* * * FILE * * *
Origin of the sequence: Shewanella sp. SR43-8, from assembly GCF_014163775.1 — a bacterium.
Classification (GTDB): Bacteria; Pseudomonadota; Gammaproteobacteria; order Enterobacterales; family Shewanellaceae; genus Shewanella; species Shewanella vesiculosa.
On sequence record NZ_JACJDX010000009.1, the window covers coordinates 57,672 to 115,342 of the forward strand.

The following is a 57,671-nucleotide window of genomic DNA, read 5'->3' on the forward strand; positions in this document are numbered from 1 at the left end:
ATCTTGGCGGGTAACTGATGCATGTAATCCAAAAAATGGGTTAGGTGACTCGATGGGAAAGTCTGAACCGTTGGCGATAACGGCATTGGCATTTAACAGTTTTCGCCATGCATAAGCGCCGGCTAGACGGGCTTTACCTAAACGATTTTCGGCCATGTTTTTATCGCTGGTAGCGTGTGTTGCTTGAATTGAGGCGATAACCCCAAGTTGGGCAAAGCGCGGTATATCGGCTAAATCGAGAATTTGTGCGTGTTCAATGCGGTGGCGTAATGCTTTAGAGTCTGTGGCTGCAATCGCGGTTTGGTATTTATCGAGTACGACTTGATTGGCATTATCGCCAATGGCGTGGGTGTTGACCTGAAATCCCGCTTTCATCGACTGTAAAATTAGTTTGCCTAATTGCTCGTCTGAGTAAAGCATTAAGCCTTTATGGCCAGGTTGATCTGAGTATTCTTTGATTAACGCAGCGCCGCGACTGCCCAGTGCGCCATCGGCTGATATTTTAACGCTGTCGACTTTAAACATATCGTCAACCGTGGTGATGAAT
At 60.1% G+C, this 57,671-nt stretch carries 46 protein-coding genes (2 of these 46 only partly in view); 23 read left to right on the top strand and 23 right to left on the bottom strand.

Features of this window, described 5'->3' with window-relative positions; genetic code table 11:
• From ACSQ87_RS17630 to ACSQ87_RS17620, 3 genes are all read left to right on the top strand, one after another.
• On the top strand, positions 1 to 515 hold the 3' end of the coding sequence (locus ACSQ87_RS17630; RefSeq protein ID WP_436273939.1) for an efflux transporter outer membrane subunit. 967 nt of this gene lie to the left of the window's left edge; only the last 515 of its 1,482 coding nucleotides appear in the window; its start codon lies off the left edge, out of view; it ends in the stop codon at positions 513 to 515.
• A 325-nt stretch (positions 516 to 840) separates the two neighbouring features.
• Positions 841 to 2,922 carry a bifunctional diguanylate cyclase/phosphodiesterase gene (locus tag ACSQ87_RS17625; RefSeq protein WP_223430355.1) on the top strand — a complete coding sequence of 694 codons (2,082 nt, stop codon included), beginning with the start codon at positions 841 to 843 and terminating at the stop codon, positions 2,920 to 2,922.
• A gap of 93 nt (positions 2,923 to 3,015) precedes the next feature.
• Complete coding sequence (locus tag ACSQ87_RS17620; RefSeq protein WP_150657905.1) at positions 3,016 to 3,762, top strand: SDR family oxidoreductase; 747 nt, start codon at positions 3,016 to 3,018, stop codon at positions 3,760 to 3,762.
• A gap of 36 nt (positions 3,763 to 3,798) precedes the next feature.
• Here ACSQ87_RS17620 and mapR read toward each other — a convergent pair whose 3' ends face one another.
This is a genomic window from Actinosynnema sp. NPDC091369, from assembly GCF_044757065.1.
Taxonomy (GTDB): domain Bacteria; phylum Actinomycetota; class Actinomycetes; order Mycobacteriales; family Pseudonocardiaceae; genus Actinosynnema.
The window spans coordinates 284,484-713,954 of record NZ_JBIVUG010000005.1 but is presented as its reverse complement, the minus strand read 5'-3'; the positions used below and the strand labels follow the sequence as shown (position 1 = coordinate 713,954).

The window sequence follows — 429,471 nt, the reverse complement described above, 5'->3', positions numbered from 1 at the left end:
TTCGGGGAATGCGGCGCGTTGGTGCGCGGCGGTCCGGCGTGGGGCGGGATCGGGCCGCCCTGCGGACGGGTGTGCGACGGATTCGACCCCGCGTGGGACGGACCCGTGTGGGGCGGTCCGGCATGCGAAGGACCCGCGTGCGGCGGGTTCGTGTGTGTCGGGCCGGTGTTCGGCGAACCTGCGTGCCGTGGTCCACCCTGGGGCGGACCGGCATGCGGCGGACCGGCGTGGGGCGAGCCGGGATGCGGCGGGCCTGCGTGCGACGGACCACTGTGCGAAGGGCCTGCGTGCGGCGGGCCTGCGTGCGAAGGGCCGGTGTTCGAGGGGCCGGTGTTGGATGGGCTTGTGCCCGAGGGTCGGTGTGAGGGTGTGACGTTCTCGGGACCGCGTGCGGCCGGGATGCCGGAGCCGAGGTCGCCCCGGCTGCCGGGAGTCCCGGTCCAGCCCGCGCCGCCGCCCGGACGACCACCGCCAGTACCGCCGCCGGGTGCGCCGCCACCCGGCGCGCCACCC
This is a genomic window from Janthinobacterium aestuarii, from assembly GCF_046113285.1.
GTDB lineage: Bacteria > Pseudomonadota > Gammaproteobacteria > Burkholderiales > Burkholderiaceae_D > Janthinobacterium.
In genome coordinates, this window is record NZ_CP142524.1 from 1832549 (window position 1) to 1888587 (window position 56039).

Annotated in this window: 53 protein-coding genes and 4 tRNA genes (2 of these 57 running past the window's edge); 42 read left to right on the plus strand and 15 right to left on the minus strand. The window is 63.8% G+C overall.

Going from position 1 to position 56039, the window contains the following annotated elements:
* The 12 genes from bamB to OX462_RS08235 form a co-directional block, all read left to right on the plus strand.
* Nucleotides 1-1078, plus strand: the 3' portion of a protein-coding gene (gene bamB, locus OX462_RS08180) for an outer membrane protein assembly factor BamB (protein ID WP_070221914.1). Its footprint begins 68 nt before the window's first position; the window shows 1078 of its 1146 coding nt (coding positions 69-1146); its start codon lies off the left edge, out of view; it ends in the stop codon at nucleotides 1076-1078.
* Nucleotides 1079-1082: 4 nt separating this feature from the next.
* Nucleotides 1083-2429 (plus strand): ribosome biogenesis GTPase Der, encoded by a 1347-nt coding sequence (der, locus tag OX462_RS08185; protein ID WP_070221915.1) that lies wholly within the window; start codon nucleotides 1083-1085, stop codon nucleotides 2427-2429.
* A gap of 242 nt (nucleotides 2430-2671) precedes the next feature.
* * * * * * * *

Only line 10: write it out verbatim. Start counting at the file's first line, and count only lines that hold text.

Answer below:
• A 325-nt stretch (positions 516 to 840) separates the two neighbouring features.